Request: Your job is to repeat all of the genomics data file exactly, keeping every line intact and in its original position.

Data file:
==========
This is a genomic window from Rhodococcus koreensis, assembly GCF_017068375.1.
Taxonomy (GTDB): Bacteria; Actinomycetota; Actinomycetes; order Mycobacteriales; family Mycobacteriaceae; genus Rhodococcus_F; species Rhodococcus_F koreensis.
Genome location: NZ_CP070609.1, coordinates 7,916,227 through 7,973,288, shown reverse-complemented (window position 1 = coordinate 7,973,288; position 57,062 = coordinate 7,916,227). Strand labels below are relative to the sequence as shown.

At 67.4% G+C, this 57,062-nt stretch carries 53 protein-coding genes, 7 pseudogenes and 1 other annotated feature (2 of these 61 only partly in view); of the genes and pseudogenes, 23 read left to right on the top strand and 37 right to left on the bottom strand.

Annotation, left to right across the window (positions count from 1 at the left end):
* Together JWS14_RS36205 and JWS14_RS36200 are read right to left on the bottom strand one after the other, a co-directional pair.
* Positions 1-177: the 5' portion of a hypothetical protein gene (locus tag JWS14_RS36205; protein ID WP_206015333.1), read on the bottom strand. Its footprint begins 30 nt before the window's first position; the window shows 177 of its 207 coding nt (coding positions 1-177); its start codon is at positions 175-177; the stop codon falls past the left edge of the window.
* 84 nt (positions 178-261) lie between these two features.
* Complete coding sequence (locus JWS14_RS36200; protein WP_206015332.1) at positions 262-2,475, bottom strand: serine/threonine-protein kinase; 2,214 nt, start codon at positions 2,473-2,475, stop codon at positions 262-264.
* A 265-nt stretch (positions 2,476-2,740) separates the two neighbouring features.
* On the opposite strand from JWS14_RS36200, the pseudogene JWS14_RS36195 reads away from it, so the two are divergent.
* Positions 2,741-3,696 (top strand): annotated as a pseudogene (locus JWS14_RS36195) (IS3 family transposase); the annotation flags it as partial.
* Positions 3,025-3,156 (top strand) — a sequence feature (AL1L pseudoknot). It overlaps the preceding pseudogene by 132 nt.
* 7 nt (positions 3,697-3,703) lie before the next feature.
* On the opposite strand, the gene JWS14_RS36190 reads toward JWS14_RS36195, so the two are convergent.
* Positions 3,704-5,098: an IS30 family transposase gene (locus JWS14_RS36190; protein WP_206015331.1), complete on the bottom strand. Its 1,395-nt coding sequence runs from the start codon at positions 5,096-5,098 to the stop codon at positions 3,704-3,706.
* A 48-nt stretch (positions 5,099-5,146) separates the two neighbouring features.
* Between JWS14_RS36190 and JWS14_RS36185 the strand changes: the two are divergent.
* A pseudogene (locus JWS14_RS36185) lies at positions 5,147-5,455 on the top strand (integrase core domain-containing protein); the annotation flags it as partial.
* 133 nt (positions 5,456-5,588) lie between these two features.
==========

This is a genomic window from Rhodococcus koreensis, assembly GCF_017068375.1.
Taxonomy (GTDB): Bacteria; Actinomycetota; Actinomycetes; order Mycobacteriales; family Mycobacteriaceae; genus Rhodococcus_F; species Rhodococcus_F koreensis.
Genome location: NZ_CP070609.1, coordinates 7,916,227 through 7,973,288, shown reverse-complemented (window position 1 = coordinate 7,973,288; position 57,062 = coordinate 7,916,227). Strand labels below are relative to the sequence as shown.

At 67.4% G+C, this 57,062-nt stretch carries 53 protein-coding genes, 7 pseudogenes and 1 other annotated feature (2 of these 61 only partly in view); of the genes and pseudogenes, 23 read left to right on the top strand and 37 right to left on the bottom strand.

Annotation, left to right across the window (positions count from 1 at the left end):
* Together JWS14_RS36205 and JWS14_RS36200 are read right to left on the bottom strand one after the other, a co-directional pair.
* Positions 1-177: the 5' portion of a hypothetical protein gene (locus tag JWS14_RS36205; protein ID WP_206015333.1), read on the bottom strand. Its footprint begins 30 nt before the window's first position; the window shows 177 of its 207 coding nt (coding positions 1-177); its start codon is at positions 175-177; the stop codon falls past the left edge of the window.
* 84 nt (positions 178-261) lie between these two features.
* Complete coding sequence (locus JWS14_RS36200; protein WP_206015332.1) at positions 262-2,475, bottom strand: serine/threonine-protein kinase; 2,214 nt, start codon at positions 2,473-2,475, stop codon at positions 262-264.
* A 265-nt stretch (positions 2,476-2,740) separates the two neighbouring features.
* On the opposite strand from JWS14_RS36200, the pseudogene JWS14_RS36195 reads away from it, so the two are divergent.
* Positions 2,741-3,696 (top strand): annotated as a pseudogene (locus JWS14_RS36195) (IS3 family transposase); the annotation flags it as partial.
* Positions 3,025-3,156 (top strand) — a sequence feature (AL1L pseudoknot). It overlaps the preceding pseudogene by 132 nt.
* 7 nt (positions 3,697-3,703) lie before the next feature.
* On the opposite strand, the gene JWS14_RS36190 reads toward JWS14_RS36195, so the two are convergent.
* Positions 3,704-5,098: an IS30 family transposase gene (locus JWS14_RS36190; protein WP_206015331.1), complete on the bottom strand. Its 1,395-nt coding sequence runs from the start codon at positions 5,096-5,098 to the stop codon at positions 3,704-3,706.
* A 48-nt stretch (positions 5,099-5,146) separates the two neighbouring features.
* Between JWS14_RS36190 and JWS14_RS36185 the strand changes: the two are divergent.
* A pseudogene (locus JWS14_RS36185) lies at positions 5,147-5,455 on the top strand (integrase core domain-containing protein); the annotation flags it as partial.
* 133 nt (positions 5,456-5,588) lie between these two features.